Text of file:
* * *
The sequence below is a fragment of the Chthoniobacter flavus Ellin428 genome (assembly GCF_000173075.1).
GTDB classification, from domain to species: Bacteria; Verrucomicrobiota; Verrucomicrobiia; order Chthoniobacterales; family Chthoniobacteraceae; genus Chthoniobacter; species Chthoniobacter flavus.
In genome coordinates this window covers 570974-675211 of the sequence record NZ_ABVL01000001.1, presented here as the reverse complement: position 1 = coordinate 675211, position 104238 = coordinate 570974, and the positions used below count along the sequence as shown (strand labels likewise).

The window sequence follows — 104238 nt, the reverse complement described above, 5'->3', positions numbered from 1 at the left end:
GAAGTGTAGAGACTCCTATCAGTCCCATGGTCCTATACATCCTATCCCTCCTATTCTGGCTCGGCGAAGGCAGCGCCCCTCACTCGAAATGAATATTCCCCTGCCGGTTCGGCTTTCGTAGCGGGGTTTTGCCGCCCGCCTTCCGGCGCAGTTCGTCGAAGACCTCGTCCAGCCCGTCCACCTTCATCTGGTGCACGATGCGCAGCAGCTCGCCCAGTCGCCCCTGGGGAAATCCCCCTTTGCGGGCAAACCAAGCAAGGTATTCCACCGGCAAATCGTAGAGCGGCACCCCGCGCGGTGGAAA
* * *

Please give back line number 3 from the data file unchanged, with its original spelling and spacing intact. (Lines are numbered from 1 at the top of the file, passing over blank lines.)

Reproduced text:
In genome coordinates this window covers 570974-675211 of the sequence record NZ_ABVL01000001.1, presented here as the reverse complement: position 1 = coordinate 675211, position 104238 = coordinate 570974, and the positions used below count along the sequence as shown (strand labels likewise).